At the very least these measures should be conditions for granting the loan guarantees to Mexico. But the problem with conditions is that Mexico gets the debt relief now while the U.S. has to wait for years to see whether the reforms are being made. In the mean time, after the loan guarantees are approved, the U.S. loses leverage over Mexico that cannot be regained until another debt crisis occurs and the request for further debt relief is made. On top of that, Mexicans resist conditions being imposed on them. For domestic 2 nationalization claims of 1938 were not fully resolved until 19
59. Mexico defaulted again in 1982, triggering the Latin American debt crisis.The bonds-for-debt exchange under the Brady Plan in March 1990 reduced Mexicos external debt to about $91 billion, from $103 billion at year-end 19
89. Since 1990, Mexicos total foreign debt has increased to $160 billion.
BryanT. Johnson and Thomas P. Sheehy, The Index of Economic Freedom (Washington, D.C The Heritage Foundation 1995 p. 157 D lespite the NAFTA, Mexico still imposes limits on economic freedom Mexicos political system has not been reformed as rapidly as its economy Government corruption continues The fixed rate could be one peso per U.S. dollar, or 3.5 pesos to the dollar, and t h e currency board could be capitalized by pledging part of the assets of the state oil monopoly Petroleos Mexicanos (Pemex) and the electrical power monopoly Comision Federal de Electricidad (CFE 2 3 2 political purposes, President Zedillo will resist agre eing to U.S. conditions because he will not want to be seen as kowtowing to Yankee pressures from the North.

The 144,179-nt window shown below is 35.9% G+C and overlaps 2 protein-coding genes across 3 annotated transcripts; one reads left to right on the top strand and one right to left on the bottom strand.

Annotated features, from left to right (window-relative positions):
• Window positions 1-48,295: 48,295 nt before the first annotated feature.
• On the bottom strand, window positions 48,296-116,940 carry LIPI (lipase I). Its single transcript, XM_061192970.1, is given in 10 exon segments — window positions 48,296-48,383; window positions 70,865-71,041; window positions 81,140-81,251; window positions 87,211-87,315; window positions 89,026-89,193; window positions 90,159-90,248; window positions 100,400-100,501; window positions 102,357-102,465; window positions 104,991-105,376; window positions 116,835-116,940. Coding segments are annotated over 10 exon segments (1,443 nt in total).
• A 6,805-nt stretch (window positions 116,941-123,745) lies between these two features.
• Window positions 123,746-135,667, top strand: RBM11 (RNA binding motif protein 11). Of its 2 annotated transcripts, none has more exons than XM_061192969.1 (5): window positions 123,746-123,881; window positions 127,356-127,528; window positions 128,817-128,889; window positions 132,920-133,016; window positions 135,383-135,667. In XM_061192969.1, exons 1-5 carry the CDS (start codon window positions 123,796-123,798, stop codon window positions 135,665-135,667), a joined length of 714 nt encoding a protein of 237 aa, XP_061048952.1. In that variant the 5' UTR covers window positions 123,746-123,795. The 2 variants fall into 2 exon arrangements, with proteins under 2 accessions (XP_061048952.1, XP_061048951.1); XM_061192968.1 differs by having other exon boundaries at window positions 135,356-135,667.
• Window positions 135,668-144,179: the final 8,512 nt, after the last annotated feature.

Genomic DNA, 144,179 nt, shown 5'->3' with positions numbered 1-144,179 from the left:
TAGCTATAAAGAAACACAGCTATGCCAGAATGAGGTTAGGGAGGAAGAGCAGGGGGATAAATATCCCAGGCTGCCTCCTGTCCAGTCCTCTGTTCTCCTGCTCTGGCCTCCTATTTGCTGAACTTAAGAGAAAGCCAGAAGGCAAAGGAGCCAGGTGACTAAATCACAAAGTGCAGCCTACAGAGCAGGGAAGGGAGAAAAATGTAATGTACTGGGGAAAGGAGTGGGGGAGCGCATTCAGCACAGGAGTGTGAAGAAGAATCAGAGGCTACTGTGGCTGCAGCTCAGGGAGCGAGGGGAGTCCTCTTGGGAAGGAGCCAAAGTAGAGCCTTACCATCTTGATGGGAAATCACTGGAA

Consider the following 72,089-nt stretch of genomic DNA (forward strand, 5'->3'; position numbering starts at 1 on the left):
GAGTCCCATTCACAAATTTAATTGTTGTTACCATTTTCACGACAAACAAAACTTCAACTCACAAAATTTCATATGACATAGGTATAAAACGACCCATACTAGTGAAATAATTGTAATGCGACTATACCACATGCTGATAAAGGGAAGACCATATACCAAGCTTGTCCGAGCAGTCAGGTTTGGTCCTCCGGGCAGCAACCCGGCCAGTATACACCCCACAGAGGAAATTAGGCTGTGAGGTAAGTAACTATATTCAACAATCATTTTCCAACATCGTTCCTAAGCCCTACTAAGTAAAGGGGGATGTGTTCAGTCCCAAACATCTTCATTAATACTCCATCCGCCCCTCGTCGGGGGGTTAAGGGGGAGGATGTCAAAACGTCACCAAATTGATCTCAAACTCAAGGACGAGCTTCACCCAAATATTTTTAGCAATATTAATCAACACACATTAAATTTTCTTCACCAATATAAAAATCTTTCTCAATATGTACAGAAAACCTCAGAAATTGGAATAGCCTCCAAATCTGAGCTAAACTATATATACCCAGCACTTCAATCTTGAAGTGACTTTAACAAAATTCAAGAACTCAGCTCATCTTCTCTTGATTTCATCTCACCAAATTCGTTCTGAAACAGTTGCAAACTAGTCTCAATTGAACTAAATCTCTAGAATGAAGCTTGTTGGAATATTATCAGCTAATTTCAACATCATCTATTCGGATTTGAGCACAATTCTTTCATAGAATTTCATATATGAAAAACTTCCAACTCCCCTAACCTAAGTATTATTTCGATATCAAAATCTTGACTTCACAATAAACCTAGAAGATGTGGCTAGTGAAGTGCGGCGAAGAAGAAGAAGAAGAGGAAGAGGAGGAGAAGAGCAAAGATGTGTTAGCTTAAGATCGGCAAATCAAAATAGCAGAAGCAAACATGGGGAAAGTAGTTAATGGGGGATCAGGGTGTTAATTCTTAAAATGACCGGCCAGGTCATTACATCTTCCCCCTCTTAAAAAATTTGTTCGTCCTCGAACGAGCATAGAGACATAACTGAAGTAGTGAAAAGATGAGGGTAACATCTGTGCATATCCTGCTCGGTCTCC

There is clearly no easy solution to the Mexican economic crisis. But one thing is cer tain: throwing good money after bad will not solve the probl em. There is no reason to rush into a decision without first understanding all of its ramifications. Congress should pause and consider the wisdom of a policy that not only may not work, but could need lessly cost American taxpayers billions of dollars TH E CLINTON BAILOUT PLAN The Clinton and Zedillo administrations are telling congressional leaders, the Ameri can people, and international investors that the pesos nearly 40 percent devaluation since December 19, 1994, is a temporary liquidity shortage that will end as soon as confi dence in the Mexican economy recovers. To restore confidence, they assert, Mexico must borrow tens of billions of dollars so that it can repay tens of billions of dollars in debt ob ligations maturing during 19